Posted 8 years ago
This is the third and last of the midcentury-modern French pottery items I’m sharing. In this case it’s a Vallauris dish/ashtray designed by the famous Roger Capron. (I do think they are the three most important ceramists of the 1950s in France)
This plate is very cleverly done. If you look at the second picture, you can appreciate it’s made first as a dish from which Capron has cut off some parts using exclusively straight lines. Later, the painting gives all the sense to the piece. The lines in the drawing may remind you of those of Picasso. These are usually seen showing women’s faces, but this is the only man we’ve seen so far. You can see those women's head on pic 3, as well as other items with an ancient Greek themed decor.
Luckily, I’ve been able to find more info about Capron than I did about the Ruellands or Chambost:
Roger Capron studied at the School of Applied street Dupetit-Thouars Paris Arts from 1938 to 1943 before teaching there drawing from 1945.
He was at first interested in drawing, but the discovery of ceramic pushes a change of media. In february 1946, he moved to Vallauris, where he created a ceramic workshop, Callis. In doing so, he partnered with Robert and Jean Derval Picault in 1948, contributing to the revival of the ceramic Vallauris. In 1952, Capron bought a disused pottery of Vallauris (the former factory of La Font des Horts) and with seven workers under his command he starts manufacturing pottery articles for gift shops as well as decorative panels, starting the production of tiles and the very popular tiled-top tables from 1955. That same year he married Jacqueline Hubin, who’s better knon as Jacotte Capron, his collaborator.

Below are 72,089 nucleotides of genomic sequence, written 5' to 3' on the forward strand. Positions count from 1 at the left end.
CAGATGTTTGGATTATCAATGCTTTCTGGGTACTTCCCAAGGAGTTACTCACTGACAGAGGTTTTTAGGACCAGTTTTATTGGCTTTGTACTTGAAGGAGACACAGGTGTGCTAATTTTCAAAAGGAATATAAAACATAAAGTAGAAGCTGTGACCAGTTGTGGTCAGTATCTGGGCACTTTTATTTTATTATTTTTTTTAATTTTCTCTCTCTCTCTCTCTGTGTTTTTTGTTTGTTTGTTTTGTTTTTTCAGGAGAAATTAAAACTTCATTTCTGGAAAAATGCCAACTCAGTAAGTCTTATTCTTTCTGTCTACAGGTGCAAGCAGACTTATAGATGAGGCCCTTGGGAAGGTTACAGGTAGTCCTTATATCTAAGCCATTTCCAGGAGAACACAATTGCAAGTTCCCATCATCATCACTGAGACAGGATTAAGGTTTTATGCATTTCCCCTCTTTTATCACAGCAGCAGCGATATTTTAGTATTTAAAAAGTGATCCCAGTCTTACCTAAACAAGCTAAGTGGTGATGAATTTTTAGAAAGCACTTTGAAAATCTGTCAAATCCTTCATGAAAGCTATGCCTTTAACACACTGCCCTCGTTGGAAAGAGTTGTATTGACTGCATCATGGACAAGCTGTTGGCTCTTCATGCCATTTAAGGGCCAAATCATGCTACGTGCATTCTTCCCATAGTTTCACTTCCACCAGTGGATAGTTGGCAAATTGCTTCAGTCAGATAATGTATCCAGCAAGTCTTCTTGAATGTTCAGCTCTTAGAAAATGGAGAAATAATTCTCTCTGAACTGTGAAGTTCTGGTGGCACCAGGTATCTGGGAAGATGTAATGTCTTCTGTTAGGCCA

His creations are recognized and rewarded: gold medal at the X Triennale di Milano in 1954, silver medal at the International Exhibition in Cannes in 1955 (the city commissioned him for 1956 with a ceramic panel 150 m2 the ferry terminal), gold medal in Brussels in 1959... In 1970, he received the International Grand Prize of Ceramics.
In 1980, the factory employs 120 people. But due to the economic crisis, Roger Capron has in 1982 to file for bankruptcy: he was forced to sell the models, patents, manufacturing processes and its name (which is his trademark).
Roger Capron died in 2006, leaving behind a considerable body of work, recognized worldwide.